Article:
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No nodules on alfalfa/clover in pasture - any way to inoculate after planting?

 
Linc Vannah
Posts: 8
Location: western Colorado
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Hi fellow permies,

I've come up with an herbal "ley" (salad bar pasture mix) of seed to use in reseeding our predominantly cheatgrass/goatgrass field to a diverse, nitrogen fixing, mineral mining, insect attracting, goat/chicken/human forage source. Before I knew about herbal pastures and about the importance of nitrogen fixing bacteria on alfalfa/clover rootlets, I planted an acre or so of the field with a mix of cool season grasses, alfalfa and clover. I didn't innoculate the alfalfa/clover seed with rhizobium meliloti at the time, figuring that the bacteria would show up somehow on its own. It established well, but this spring I dug some alfalfa up in the field and couldn't find any of the nitrogen fixing nodules. I did find them on alfalfa that was growing in my garden though, not sure why (I inoculated black bean seed planted there last year, but that is a different Rhizobium species than R. meliloti.

Would any of you know of a way to introduce Rhizobium meliloti bacteria on already planted Alfalfa and clovers?

Thanks in advance.
 
Kevin Elmore
Posts: 63
Location: West Texas - near Big Bend National Park
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fungi greening the desert solar
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Linc,

I know this might be more work than you planned, but if you have access to a no-till drill you could make a pass over the already planted acre with a very light seeding rate to put in inoculated seed. That would get the bacteria into the ground and it should tend to migrate to the existing plants over time.

My only other thought would be to make a drench of the inoculant and use a sprayer to place on the existing planted acre. Preferably this would be performed during a rain so that the inoculant would be washed into the soil. This is not something I have tried so others may have better options.

Kevin
 
Kelly Smith
Posts: 702
Location: In a rain shadow - Fremont County, Southern CO
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would mixing the inoculant in your water just prior to irrigation (or near the end) help to get it into the field and down to the roots?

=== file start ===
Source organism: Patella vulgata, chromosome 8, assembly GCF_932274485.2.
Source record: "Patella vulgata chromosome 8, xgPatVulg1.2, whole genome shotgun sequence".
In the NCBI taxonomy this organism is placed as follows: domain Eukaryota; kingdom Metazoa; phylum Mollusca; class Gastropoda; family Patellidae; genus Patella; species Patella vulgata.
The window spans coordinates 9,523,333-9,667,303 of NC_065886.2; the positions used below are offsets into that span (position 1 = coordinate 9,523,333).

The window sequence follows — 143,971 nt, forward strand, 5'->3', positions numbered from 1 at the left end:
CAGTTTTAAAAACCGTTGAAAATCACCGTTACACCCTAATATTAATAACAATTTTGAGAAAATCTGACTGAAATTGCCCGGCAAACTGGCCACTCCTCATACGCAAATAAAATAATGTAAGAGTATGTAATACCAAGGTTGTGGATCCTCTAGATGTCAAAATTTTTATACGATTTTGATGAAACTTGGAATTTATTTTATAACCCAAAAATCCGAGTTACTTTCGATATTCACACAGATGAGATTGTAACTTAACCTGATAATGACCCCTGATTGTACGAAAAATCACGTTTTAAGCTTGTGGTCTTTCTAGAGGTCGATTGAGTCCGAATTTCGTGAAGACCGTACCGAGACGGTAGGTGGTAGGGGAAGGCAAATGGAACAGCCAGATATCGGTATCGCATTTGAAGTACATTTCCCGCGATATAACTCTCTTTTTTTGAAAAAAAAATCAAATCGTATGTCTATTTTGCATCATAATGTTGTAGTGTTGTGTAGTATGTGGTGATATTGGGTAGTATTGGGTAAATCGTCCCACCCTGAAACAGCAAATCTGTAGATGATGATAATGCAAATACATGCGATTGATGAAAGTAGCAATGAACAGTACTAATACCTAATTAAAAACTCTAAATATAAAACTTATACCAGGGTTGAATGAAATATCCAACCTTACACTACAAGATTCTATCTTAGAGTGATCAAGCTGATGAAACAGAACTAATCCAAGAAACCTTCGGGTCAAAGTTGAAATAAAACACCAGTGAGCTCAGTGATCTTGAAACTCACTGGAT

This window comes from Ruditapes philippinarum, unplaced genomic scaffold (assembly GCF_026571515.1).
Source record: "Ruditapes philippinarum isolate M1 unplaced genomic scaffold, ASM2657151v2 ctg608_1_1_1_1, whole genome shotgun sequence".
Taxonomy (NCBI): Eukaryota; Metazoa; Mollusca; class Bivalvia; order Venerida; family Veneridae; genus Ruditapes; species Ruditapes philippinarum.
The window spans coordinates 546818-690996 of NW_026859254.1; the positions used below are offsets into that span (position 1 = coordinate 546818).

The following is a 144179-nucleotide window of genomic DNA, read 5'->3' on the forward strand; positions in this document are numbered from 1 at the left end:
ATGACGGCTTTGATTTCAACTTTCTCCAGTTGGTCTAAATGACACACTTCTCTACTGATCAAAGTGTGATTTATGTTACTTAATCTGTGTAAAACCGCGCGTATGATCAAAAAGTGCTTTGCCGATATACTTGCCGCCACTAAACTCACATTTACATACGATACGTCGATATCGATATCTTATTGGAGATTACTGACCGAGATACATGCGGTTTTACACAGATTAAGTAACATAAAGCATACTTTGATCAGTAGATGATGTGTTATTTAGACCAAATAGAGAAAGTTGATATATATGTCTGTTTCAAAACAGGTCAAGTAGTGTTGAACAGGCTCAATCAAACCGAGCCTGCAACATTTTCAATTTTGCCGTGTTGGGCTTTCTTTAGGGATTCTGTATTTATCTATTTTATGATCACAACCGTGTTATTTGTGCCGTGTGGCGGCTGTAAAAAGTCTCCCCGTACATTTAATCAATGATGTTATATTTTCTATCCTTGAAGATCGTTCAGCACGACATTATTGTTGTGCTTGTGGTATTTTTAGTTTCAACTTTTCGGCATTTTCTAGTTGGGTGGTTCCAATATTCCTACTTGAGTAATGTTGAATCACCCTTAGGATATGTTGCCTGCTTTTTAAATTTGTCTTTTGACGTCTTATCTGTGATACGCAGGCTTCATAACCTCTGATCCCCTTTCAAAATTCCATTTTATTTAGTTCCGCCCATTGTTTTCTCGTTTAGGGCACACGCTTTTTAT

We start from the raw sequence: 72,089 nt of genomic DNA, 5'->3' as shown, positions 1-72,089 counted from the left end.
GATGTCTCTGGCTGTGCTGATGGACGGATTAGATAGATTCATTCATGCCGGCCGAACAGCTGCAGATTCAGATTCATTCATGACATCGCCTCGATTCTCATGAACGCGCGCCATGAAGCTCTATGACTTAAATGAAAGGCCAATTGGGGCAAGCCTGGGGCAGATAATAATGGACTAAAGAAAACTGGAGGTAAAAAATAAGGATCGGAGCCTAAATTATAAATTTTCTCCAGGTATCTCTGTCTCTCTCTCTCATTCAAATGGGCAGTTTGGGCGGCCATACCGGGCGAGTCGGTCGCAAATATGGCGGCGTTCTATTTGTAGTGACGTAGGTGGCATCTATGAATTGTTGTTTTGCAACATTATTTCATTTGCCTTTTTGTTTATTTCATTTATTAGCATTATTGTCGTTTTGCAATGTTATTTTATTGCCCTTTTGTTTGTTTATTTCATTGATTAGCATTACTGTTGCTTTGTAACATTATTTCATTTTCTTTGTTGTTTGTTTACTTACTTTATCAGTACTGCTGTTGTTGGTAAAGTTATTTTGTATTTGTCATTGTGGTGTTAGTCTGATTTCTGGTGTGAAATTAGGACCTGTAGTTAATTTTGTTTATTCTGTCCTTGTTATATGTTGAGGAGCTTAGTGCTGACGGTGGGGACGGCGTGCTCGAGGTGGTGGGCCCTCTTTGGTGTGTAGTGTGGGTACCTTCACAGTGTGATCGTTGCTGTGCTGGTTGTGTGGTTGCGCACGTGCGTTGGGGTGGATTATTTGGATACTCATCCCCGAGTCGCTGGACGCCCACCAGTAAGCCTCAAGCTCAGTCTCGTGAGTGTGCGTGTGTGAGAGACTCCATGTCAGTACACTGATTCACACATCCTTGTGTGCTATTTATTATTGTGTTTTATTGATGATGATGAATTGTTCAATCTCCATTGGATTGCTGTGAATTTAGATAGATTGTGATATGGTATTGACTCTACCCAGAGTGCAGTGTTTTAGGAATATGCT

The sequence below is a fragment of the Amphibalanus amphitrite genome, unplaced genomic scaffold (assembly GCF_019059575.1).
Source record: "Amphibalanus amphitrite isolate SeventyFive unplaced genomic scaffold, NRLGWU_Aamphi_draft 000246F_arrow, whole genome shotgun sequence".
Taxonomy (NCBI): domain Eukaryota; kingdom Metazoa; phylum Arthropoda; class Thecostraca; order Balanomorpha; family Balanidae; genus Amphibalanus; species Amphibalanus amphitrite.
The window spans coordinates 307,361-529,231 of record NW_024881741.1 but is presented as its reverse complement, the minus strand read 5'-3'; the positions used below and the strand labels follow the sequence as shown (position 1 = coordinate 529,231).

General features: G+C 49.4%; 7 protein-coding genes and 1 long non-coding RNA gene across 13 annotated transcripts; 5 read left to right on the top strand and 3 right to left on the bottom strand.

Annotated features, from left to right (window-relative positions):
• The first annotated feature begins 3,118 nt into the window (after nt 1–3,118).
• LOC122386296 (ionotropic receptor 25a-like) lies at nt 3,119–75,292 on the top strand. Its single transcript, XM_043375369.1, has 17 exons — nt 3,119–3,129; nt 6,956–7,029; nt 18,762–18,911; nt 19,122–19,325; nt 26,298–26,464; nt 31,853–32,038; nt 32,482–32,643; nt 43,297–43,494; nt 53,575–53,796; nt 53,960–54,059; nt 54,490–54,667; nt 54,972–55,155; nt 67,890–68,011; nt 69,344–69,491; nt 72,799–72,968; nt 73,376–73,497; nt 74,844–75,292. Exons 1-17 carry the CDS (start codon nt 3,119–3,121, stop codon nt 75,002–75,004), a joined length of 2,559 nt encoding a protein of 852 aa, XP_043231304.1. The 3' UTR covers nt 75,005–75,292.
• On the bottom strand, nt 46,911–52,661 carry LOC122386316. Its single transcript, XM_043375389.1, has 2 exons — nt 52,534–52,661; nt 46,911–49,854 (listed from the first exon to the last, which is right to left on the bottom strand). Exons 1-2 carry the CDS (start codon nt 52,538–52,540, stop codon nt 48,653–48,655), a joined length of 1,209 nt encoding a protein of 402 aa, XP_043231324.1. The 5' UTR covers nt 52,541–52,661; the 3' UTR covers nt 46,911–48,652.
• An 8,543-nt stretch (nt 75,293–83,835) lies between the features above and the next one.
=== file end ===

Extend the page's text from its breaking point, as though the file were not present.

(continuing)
i am not sure how much is needed or how much it can be diluted.

now that i read this thread, i suspect my vernal alfalfa wasnt inoculated when planted last year. gonna go dig a few up today to see if i have any nodules on them.

 
Ray South
Posts: 60
Location: Northern Tablelands, NSW, Australia
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Plants tend not form the association with the bacteria if there is N sufficient for their needs. Just one possibility.
 
Linc Vannah
Posts: 8
Location: western Colorado
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Thanks for the responses.

I'll try a mix of remedies, given time to implement. I usually try different experiments in different areas so I can see what works.

1. Try adding R. meliloti in irrigation water.

2. Try spraying water with R. melliloti.

3. Disk one area and replant with inoculated seed.

4. Leave one area as-is for a control.

May take me several months to find out what worked best.
 
K. Johnson
Posts: 57
Location: Missoula, Montana
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Linc,
consider trying a small-scale soil tranfer experiment from your inoculated garden soils out to the pasture. When I was in grad school there were people workingto develop mycorrhizal and rhizobium innoculant and they have had some success. But it is noteworthy that many of the scientists (not students) believed that soil transfers were still a good way to go. Get a bucket of the good stuff and trowel it in around a marked area of alfalfa - probably springtime is best - and see how that goes. You could scale up from there. Or it might take off if the plants are spaced tightly and a light till would move the topsoil around a bit.

I also learned that plants which are normally mycorrhizal, eg nursery grown natives ornamentals, tend Not to form the mycorrhizal symbiosis when they are fertilized. We all assumed the plants were thinking "why bother to spend the energy?". There was similar thinking about the n-fixing bacteria, though I don't know that I ever saw a reference. So if your pasture is rich in N from former fertilization that might explain the scarcity of nodules.

Somewhere in my mass of printed knowledge (but not in my gray matter) I must have some serious refs. I will bookmark this thread and come back to it. I studied mycorrhizae on natives in grad school. I learned (from the best) that the vast majority of wild plants form mycorrhizae. Weeds often do not, which is thought to be an adaptive strategy for success in degraded sites. There are academic citations for that. Small scale soil transfers are definitely a good idea for getting natives established in new or damaged sites. Do some little experiments, take pictures and keep notes!

Good luck to you!
Kathy J.
 
Linc Vannah
Posts: 8
Location: western Colorado
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Thanks Kathy, I'll try that, (spreading some soil from inoculated areas to non-inoculated). Lots of good ideas - what a great forum Permies.com is (thanks Paul!)
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